I love good snark as much as anyone, but there is such a thing as being too patient. Hermida was everybody's golden boy a few years ago. But if you watched him you saw it was passivity, not patience. Like Hermida, Kila will be overmatched by ML fastballs. And let's be fair, Kila's big seasons in '08 and '10 came in his second full seasons at AA and AAA, respectively. He was old for both levels and played in friendly parks. Like Cal Pickering or Erubiel Durazo (on the high end), Kila will fail because strike zone control isn't enough to overcome modest talent.
Kila is a sabermetric illusion. A hologram. Seeing those comparables make me cringe more than watching Fergie sing Sweet Child O Mine. You're looking at a guy who posted one great year as a prospect in a repeat of AA (2008) and had a solid age 26 season in a repeat of AAA (2010).
A few years ago Jeremy Hermida was near the top of prospect lists largely b/c of his eye; but anyone who watched him could tell you that it wasn't discipline, it was passivity. He just didn't swing the bat. But the numbers didn't tell the whole story and predictably he was eaten alive in the bigs. Kila has the strike zone control, there's no question. But don't let the numbers do the talking. He doesn't have the talent. He will get eaten up by ML fastballs and his walks won't be enough to keep him off the bench. Not to mention, the Royals have been something less than enamored with him. No call-up in '08, Mike Jacobs in '09, and then when they did give him a cup last year, he laid an egg.
Kila is the type of guy I love seeing my leaguemates take. The earlier the better. He will be a total bust this year.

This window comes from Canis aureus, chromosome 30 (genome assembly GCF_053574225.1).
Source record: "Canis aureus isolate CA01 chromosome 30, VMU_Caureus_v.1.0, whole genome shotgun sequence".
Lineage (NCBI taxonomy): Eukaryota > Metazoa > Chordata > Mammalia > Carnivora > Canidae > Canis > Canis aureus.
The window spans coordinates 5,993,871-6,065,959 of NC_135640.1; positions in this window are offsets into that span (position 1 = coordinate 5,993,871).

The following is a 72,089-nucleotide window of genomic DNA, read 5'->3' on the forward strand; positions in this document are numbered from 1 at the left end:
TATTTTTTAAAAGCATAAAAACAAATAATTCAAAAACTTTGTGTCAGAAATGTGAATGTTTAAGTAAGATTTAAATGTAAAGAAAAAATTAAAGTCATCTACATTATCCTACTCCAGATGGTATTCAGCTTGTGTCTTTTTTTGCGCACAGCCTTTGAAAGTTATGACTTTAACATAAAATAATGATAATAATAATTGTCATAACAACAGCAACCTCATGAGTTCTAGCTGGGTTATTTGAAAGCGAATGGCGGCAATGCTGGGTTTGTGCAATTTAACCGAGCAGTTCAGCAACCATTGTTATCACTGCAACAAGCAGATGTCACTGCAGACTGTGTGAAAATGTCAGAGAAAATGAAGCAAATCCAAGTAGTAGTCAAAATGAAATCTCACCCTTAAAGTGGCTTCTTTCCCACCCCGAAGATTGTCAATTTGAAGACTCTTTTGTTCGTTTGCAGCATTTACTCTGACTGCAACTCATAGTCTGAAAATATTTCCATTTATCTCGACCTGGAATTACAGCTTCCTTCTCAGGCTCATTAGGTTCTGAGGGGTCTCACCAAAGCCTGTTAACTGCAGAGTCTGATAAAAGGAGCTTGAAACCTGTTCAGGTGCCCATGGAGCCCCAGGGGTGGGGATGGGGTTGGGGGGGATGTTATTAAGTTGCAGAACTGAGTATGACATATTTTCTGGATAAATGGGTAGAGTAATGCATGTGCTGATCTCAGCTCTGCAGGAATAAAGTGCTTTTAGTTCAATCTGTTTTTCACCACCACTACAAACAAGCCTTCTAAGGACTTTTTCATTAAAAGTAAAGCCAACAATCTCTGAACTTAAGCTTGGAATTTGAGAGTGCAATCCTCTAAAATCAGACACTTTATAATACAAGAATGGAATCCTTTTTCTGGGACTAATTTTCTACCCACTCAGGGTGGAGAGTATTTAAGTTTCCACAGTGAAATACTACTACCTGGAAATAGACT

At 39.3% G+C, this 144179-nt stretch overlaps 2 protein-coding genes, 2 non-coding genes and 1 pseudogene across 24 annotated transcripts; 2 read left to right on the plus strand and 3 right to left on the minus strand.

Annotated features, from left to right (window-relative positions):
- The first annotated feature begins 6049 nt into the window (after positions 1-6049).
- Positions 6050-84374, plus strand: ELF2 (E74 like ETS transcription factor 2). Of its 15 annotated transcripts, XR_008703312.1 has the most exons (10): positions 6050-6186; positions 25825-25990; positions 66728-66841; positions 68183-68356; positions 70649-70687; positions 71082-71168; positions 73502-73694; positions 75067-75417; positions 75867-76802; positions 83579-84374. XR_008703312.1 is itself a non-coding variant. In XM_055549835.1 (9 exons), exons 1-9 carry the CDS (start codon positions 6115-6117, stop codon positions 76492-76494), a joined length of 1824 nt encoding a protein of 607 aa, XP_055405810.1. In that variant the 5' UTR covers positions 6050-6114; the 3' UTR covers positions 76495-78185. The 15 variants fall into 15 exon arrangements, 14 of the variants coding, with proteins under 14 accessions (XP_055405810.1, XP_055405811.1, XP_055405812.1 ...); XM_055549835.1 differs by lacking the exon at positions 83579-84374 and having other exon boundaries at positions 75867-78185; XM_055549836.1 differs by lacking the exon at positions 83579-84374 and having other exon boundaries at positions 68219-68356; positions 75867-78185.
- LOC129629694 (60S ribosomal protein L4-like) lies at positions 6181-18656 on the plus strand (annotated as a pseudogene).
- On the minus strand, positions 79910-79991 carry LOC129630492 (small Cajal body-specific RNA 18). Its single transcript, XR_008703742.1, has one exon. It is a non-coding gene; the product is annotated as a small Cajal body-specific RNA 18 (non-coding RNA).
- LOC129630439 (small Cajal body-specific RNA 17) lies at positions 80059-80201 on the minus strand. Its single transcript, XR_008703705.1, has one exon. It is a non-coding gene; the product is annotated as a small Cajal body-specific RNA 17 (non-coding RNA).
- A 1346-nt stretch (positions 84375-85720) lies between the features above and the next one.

.296 career BA, .306 over the past two seasons (12th among all players isn't elite?) -- obviously he's more than a one-category guy. And the modest power numbers are less of an issue as HR's drop across the board. Of the 76 players who hit more HR's than Crawford, only 18 beat him by ten or more. On the other hand, of those 76, only three were within 20 SB's of Craw. Elite numbers with consistent health (7 of 8 seasons 150+ GP)... what's to complain about?
"enlightened, aggressive tone" --
Love hearing that. I was first exposed to BP through the annuals and that TONE was what struck me. Predict greatness for Jeremy Affeldt and Erubiel Durazo. Tell me Paul Wilson will be an All-Star. I don't care if you miss. It was based on something. Misguided though it may have been at times, it was the confidence of a group that was creating their own way. That tone has been muffled in recent years. Pilferage of some of your best writers was part of it, and PECOTA clearly took your voice at least for a couple years. But I'm glad to hear that things are changing and I hope it comes to pass.